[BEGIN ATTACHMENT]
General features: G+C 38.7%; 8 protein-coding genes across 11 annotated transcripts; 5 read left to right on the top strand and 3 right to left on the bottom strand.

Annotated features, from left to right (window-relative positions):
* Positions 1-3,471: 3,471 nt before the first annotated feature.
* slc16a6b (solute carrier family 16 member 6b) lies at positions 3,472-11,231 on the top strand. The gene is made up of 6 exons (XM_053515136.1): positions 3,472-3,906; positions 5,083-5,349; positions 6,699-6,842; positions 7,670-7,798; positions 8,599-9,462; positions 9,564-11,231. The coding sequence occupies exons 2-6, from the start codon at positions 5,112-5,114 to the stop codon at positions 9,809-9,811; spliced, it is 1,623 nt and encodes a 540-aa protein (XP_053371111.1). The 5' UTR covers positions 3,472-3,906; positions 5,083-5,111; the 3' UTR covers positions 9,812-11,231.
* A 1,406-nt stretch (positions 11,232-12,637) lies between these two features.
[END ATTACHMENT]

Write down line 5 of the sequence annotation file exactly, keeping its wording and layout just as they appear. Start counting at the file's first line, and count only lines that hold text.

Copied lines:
* A 1,406-nt stretch (positions 11,232-12,637) lies between these two features.